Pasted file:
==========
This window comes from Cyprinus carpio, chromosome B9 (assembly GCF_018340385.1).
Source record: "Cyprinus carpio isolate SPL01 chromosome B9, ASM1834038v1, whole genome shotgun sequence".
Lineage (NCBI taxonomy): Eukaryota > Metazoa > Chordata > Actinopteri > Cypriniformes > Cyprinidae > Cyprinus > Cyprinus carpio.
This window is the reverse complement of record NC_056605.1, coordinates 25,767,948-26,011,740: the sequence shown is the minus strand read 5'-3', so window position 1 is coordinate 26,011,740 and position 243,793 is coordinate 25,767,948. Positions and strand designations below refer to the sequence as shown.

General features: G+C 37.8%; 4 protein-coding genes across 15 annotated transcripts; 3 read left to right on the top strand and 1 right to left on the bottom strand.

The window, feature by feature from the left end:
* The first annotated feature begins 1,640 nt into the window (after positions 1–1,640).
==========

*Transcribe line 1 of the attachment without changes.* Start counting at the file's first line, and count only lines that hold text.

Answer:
This window comes from Cyprinus carpio, chromosome B9 (assembly GCF_018340385.1).